|Publication number||US5686879 A|
|Application number||US 08/641,033|
|Publication date||Nov 11, 1997|
|Filing date||Apr 30, 1996|
|Priority date||May 12, 1995|
|Also published as||EP0742441A1|
|Publication number||08641033, 641033, US 5686879 A, US 5686879A, US-A-5686879, US5686879 A, US5686879A|
|Inventors||Alain Schuhl, Frederic Nguyen Van Dau|
|Export Citation||BiBTeX, EndNote, RefMan|
|Patent Citations (7), Referenced by (31), Classifications (5), Legal Events (6)|
|External Links: USPTO, USPTO Assignment, Espacenet|
The invention relates to an ammeter and more particularly to an ammeter comprising a planar Hall effect magnetosensitive element. It can also be applied to a differential circuit breaker.
The French patent application No. 93 15551 describes a low magnetic field sensor based on a planar Hall effect magnetosensitive element.
A sensor of this kind relies on the transversal measurement of the anisotropic magnetoresistance effect in a ferromagnetic thin film. FIG. 1 shows the magnetosensitive layer. A current I flows in a direction XX' of the layer and the resistivity is measured in the direction YY'. This resistivity varies as a function of the magnetization M applied to the sensor. Furthermore, it is a function of the angle θ between the magnetization and the direction XX' of the current. ##EQU1##
The two main advantages of planar Hall effect sensors as compared with longitudinal measurement magnetoresistive sensors are, firstly, a great simplification of the associated technology and secondly a reduction, by about four orders of magnitude, of the thermal drift which is the main component of noise at low frequency (around 1 Hz). By construction, this sensor can be made to be sensitive solely to the component of the magnetic field that is perpendicular to its direction of supply. Its size may be reduced to dimensions smaller than those of the magnetic domains. This enables the elimination of the noise source associated with the movements of walls. We have made measurements, on prototypes of sensors of this type, of an initial response over four orders of magnitude (see document by A. Schuhl, F. Nguyen-Van-Dau and J. R. Childress, in Applied Physics Letters, 66, 15th May 1995).
The invention therefore relates to an ammeter comprising:
an element made of magnetoresistive material in a thin layer located on a first face of a substrate;
first connection means connected to the magnetoresistive element in two zones located in a first direction (XX') and enabling a supply of current to the element;
second connection means connected to the magnetoresistive element in two zones located along a second direction (YY') perpendicular to the first direction (XX').
The various objects and features of the invention shall appear more clearly in the following description and in the appended figures, of which:
FIG. 1 shows a planar Hall effect device already described here above;
FIG. 2 shows an exemplary embodiment of a device according to the invention;
FIG. 3 shows a response curve of an ammeter according to the invention;
FIG. 4 shows a variant of the ammeter of FIG. 2.
FIGS. 5a to 5c show means for the positioning of a conductor for which it is sought to measure the current;
FIG. 6 shows a differential ammeter circuit;
FIGS. 7a and 7b show a more compact differential ammeter applying the ammeter according to the invention;
FIG. 8 shows an ammeter with several sensors that do not require any device for positioning the conductor.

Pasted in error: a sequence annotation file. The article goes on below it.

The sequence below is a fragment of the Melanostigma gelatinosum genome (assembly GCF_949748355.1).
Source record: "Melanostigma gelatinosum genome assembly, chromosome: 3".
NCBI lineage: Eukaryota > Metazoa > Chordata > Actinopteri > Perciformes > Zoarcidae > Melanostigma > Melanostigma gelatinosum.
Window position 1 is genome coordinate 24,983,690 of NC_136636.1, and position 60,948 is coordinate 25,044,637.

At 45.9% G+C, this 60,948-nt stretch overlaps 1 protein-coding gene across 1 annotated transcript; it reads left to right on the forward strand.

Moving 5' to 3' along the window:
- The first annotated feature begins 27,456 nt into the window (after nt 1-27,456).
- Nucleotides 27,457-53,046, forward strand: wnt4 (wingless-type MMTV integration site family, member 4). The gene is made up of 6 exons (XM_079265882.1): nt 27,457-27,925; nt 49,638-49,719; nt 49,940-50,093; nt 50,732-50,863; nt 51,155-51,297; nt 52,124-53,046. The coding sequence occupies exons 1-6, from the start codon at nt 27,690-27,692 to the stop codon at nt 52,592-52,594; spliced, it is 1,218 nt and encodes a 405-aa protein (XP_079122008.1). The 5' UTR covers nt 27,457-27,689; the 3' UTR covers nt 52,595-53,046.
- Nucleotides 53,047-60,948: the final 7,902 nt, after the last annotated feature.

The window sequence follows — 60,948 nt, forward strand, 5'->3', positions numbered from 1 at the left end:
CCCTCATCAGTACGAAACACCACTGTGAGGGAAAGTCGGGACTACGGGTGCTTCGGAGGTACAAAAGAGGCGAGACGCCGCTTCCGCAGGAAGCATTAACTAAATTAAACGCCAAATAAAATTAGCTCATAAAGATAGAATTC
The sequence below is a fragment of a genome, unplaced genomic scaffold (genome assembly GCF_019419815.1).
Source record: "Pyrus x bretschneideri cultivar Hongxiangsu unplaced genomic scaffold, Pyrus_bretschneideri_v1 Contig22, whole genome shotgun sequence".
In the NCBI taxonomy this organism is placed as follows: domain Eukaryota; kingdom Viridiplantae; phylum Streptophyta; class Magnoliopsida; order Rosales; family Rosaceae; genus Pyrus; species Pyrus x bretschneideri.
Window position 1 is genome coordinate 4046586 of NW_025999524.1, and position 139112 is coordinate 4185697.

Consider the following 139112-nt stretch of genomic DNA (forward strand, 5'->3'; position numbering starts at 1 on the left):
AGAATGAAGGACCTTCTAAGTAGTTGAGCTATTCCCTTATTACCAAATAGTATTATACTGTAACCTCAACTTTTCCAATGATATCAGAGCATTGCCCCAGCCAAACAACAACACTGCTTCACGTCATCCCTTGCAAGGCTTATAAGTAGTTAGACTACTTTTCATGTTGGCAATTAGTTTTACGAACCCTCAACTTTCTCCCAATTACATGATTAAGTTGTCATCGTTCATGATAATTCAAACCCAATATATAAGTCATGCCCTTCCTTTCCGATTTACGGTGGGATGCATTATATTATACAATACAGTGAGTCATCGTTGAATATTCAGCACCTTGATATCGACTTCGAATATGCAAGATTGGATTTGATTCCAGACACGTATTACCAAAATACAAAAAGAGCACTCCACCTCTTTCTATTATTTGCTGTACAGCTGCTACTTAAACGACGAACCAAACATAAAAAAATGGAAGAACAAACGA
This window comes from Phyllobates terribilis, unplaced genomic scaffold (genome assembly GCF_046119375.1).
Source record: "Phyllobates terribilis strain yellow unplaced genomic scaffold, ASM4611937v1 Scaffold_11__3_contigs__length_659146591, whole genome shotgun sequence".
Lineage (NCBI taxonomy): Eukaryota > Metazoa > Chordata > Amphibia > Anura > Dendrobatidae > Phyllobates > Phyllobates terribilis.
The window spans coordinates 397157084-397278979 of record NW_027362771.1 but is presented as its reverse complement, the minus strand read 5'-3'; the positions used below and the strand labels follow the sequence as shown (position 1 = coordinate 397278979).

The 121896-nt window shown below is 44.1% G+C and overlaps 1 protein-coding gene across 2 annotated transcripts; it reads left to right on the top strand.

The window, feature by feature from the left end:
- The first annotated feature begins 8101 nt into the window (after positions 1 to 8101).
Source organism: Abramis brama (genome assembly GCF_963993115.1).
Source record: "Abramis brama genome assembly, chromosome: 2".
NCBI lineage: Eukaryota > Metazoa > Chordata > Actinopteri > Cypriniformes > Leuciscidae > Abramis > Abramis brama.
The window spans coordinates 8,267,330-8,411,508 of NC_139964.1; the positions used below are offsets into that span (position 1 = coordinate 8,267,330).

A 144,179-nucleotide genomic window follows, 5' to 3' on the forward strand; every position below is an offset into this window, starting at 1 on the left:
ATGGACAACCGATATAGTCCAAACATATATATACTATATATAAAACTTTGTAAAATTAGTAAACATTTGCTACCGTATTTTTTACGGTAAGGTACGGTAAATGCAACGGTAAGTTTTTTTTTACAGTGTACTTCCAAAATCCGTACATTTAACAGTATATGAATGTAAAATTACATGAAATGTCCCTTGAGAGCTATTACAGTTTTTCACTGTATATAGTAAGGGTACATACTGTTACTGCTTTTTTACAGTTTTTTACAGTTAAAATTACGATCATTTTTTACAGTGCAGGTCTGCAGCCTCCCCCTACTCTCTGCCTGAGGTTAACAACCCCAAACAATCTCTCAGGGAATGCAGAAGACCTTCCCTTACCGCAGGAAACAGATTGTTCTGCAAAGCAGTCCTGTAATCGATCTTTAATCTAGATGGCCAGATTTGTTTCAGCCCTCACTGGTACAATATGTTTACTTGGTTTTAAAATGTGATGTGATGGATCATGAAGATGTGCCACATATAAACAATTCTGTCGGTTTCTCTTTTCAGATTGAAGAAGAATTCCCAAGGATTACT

Referring to FIG. 2, a description shall therefore be given of an exemplary embodiment of an ammeter according to the invention.
A substrate 5 bears an element 1, which is preferably square-shaped but could be rectangular. This element is made in the form of a thin layer of a magnetoresistive material that can be used to obtain a planar Hall effect. Preferably, this material has an anisotropy oriented in the plane of the layer. For example, the thickness of the layer ranges from 0.01 μm to 1 μm (0.02 μm for example) and the width and the length of the element 1 range from 10 μm to 50 μm (20 μm for example). Along an axis XX', the element 1 has connection zones 2', 2" at its two ends, enabling the connection of a current supply machine 2 providing for the flow of a current i in the element 1. This current i is preferably a direct current and constant.
Two connection elements 3' and 3" are connected on each side of the element 1 along an axis YY' perpendicular to the axis XX'. These connection elements enable the connection of a voltage measurement or resistivity measurement machine 3. The connection zones 2', 2" and 3', 3" each have the width of one side of the element 1. Furthermore, it is provided that there will be a speedy increase of the width of these connection zones to reduce the limitations related to the Johnson noise as well as to electrical dissipation.
The element 1 is covered with an insulator 6.
On the insulator layer, there are provided means to enable the flow of a current I to be measured such as a conductor 4.
The flow of an electrical current in the conductor 4 (DC or AC) generates a transversal magnetic field (along the direction ZZ') that may be detected by the sensor. As shall be seen in the computation of the order of magnitude below, it is advantageous to be within the limit wherein the conductor is wider than the distance between the sensitive layer 1 and the sensor. The choice of the insulator between the conductor 4 and the layer 1 depends on the range of current to be measured. This insulator may be either a layer deposited on the layer 1 or a calibrated free space. The only constraint is that the wire should be parallel to the direction of supply of the sensor in such a way that the magnetic field associated with the flow of an electrical current in this conductor has at least one transversal component at the level of the sensor. In particular, it is not necessary for this conductor to be positioned right on the sensor as indicated in FIG. 2.
The computation of the amplitude of the magnetic field induced at the sensor by a measurement current with an amplitude I leads to the expression:
B=(μ0 I/πL)* arctan (L/2D)
L is the width of the conductor 4 conveying the current to be measured;
D is the distance between the conductor 4 and the layer 1.
When L/2D>>1, we have B˜μO I/2L.
Thus, in the borderline case where L>>2D, the sensitivity of the ammeter is independent of the distance between the current line 4 and the sensitive element 1.
To make it possible to understand the value of the invention, two exemplary applications of the invention are given here below. These applications correspond to two distinct geometries with one and the same sensitive element detecting magnetic fields ranging from 10 nT to 1 mT.